Why US Cities are Losing 36 Million Trees a Year


When the trees die, we will go with them

We rely on trees and most plants to survive. They provide shade when its hot, they give kids a nature made jungle gym, and they give us the oxygen we need to survive. When we breathe out carbon dioxide, they breathe it in and exhale our much needed oxygen. It is an ongoing cycle that is now in jeopardy. 

A study published by the US Forest Service last year found that we lose 36 million trees every year due to severe heat waves and more climate change. Trees can lower daytime temperatures by ten degrees fahrenheit. David Nowak a senior US Forest Service scientist says, “there are many reasons our tree canopy is declining, including hurricanes, tornadoes, fires, insects and disease. But the one reason for tree loss that humans can control is sensible development”. We build so much out of wood and waste so much paper in schools and businesses everyday. If we planted a tree every time we chopped one down, we could reduce the amount of pollution in the air, filter our water, reduce floods, protect ourselves from UV radiation, and protect our wildlife who lives and depends on the trees.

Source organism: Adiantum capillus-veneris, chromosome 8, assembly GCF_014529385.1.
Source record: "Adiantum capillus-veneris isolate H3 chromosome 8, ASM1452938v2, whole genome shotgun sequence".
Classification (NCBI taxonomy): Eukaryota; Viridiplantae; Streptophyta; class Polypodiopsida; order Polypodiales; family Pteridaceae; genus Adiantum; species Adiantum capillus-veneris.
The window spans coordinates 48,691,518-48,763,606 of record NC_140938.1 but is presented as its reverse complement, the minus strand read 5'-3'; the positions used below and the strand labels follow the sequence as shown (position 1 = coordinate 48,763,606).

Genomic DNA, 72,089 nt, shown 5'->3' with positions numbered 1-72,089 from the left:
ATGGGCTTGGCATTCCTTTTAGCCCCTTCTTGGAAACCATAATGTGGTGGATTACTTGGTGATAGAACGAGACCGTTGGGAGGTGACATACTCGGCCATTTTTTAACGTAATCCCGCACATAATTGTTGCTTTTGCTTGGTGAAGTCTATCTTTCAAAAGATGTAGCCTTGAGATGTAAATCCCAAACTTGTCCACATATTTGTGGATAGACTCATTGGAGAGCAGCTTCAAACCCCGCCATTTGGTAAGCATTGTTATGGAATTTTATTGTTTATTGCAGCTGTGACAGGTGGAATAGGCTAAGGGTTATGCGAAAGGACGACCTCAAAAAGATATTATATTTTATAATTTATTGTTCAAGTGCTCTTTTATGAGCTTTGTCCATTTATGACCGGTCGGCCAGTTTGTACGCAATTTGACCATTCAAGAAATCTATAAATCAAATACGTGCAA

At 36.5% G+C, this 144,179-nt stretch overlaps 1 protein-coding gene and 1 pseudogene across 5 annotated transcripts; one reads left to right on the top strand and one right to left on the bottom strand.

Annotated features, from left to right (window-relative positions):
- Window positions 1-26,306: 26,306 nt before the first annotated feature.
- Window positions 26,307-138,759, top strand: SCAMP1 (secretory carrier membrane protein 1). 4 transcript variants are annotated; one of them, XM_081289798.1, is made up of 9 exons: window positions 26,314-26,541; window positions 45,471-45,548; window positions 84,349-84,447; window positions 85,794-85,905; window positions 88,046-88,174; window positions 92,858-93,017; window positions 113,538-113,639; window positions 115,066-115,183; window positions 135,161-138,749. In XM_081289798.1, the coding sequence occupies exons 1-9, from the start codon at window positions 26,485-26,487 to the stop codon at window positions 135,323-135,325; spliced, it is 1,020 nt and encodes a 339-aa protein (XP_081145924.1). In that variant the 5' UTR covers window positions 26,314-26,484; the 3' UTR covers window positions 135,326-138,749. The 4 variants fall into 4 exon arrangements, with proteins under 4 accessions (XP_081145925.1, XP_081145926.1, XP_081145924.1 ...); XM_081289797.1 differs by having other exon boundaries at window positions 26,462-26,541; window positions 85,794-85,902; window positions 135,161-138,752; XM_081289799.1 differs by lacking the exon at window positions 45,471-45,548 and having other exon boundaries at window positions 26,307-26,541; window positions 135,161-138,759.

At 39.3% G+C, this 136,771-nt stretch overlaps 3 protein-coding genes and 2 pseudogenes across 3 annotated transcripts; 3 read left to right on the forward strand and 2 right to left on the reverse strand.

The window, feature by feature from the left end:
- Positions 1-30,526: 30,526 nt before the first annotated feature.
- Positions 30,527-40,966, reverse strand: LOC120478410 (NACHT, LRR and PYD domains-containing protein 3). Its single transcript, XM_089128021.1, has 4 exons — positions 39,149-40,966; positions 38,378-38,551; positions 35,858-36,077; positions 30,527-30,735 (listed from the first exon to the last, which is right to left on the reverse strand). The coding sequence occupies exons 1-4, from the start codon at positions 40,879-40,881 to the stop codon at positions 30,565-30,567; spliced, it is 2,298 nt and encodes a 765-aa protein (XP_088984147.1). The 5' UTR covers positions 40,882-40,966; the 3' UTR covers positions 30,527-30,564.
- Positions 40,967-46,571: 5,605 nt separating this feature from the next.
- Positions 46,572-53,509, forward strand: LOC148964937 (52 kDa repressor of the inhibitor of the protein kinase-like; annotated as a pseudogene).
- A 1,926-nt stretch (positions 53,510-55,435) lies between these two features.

Warmer temperatures translate to a longer growing season. This produces larger trees with less wood density and a lower capacity to absorb and store carbon dioxide. Our trees are responsible for removing more than 100 billion tons of carbon dioxide from the global atmosphere. A decline in their capacity is noteworthy and extremely alarming. During a drought, trees will go into a state of conservation where they stop their carbon dioxide absorption, which means dramatically reducing photosynthesis and the production of nutrients for the tree. While many trees species have evolved to withstand drought, their decline and eventual death are beginning to become real as periods of drought become more frequent and extended. We desperately need our trees in order to survive and if we don’t do something soon we won’t have any oxygen left to breathe. 

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